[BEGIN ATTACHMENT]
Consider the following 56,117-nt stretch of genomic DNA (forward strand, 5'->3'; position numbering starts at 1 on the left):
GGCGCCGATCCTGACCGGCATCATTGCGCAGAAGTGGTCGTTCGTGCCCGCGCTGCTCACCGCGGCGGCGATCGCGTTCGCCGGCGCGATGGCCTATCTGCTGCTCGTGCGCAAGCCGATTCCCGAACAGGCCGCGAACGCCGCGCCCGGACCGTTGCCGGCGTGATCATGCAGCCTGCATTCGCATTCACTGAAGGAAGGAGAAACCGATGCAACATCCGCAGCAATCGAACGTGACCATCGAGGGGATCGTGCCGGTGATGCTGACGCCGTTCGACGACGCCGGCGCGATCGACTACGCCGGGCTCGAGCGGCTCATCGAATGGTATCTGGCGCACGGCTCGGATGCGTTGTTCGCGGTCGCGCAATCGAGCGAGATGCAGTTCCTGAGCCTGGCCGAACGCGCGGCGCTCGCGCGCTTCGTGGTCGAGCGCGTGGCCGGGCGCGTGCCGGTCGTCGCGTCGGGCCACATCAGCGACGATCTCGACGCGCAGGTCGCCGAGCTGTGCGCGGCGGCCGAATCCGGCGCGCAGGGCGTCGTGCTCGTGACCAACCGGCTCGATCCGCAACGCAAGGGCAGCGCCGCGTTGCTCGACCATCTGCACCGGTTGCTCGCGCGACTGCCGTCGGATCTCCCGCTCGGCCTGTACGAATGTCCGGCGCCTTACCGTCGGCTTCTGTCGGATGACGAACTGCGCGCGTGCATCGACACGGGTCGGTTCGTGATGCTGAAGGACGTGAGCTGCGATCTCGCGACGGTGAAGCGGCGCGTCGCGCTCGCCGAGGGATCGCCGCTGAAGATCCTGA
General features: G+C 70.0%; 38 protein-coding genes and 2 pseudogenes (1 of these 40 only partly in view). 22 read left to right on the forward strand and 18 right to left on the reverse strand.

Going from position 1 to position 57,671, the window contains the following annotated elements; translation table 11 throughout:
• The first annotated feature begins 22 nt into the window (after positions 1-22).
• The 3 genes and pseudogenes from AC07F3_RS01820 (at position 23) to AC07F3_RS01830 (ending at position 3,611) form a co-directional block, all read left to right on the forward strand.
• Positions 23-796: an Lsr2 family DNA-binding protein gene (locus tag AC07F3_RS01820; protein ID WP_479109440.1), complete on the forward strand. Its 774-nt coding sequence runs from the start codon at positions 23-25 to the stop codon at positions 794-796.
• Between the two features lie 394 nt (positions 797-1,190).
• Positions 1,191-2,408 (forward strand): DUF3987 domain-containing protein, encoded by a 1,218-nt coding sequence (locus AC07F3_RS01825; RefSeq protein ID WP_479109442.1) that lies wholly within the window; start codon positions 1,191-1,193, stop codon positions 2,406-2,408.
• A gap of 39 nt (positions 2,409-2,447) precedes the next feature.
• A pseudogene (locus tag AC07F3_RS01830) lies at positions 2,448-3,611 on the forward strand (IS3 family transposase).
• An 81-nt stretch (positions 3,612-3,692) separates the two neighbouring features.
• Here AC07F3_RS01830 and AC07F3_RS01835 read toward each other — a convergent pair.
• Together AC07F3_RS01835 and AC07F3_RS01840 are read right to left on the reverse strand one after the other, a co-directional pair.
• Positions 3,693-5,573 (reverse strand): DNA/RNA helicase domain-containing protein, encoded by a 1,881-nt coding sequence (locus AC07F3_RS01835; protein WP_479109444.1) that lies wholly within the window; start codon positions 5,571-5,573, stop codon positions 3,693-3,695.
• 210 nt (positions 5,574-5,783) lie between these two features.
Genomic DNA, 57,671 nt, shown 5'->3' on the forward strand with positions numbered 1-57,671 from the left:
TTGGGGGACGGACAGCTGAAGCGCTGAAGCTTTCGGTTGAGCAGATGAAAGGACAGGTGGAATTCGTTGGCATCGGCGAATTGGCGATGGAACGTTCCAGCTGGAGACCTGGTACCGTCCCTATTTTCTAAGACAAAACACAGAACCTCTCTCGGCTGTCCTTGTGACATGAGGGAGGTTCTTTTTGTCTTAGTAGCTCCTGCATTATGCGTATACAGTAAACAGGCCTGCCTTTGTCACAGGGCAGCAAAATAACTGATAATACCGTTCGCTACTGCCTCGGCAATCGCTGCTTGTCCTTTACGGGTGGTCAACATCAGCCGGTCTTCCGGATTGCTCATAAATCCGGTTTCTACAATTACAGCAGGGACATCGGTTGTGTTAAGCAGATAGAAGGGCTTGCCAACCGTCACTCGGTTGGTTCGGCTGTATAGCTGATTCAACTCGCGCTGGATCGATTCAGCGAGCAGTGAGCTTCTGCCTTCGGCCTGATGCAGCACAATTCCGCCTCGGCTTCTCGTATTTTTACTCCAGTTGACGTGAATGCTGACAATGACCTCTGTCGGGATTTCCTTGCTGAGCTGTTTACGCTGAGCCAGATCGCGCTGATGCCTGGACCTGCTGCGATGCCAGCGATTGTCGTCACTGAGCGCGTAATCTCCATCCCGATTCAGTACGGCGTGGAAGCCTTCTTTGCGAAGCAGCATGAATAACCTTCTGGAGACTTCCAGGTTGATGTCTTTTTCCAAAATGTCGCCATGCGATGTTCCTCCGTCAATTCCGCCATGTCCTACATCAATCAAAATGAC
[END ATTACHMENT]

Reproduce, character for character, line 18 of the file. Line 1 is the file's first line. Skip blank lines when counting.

TTGGGGGACGGACAGCTGAAGCGCTGAAGCTTTCGGTTGAGCAGATGAAAGGACAGGTGGAATTCGTTGGCATCGGCGAATTGGCGATGGAACGTTCCAGCTGGAGACCTGGTACCGTCCCTATTTTCTAAGACAAAACACAGAACCTCTCTCGGCTGTCCTTGTGACATGAGGGAGGTTCTTTTTGTCTTAGTAGCTCCTGCATTATGCGTATACAGTAAACAGGCCTGCCTTTGTCACAGGGCAGCAAAATAACTGATAATACCGTTCGCTACTGCCTCGGCAATCGCTGCTTGTCCTTTACGGGTGGTCAACATCAGCCGGTCTTCCGGATTGCTCATAAATCCGGTTTCTACAATTACAGCAGGGACATCGGTTGTGTTAAGCAGATAGAAGGGCTTGCCAACCGTCACTCGGTTGGTTCGGCTGTATAGCTGATTCAACTCGCGCTGGATCGATTCAGCGAGCAGTGAGCTTCTGCCTTCGGCCTGATGCAGCACAATTCCGCCTCGGCTTCTCGTATTTTTACTCCAGTTGACGTGAATGCTGACAATGACCTCTGTCGGGATTTCCTTGCTGAGCTGTTTACGCTGAGCCAGATCGCGCTGATGCCTGGACCTGCTGCGATGCCAGCGATTGTCGTCACTGAGCGCGTAATCTCCATCCCGATTCAGTACGGCGTGGAAGCCTTCTTTGCGAAGCAGCATGAATAACCTTCTGGAGACTTCCAGGTTGATGTCTTTTTCCAAAATGTCGCCATGCGATGTTCCTCCGTCAATTCCGCCATGTCCTACATCAATCAAAATGAC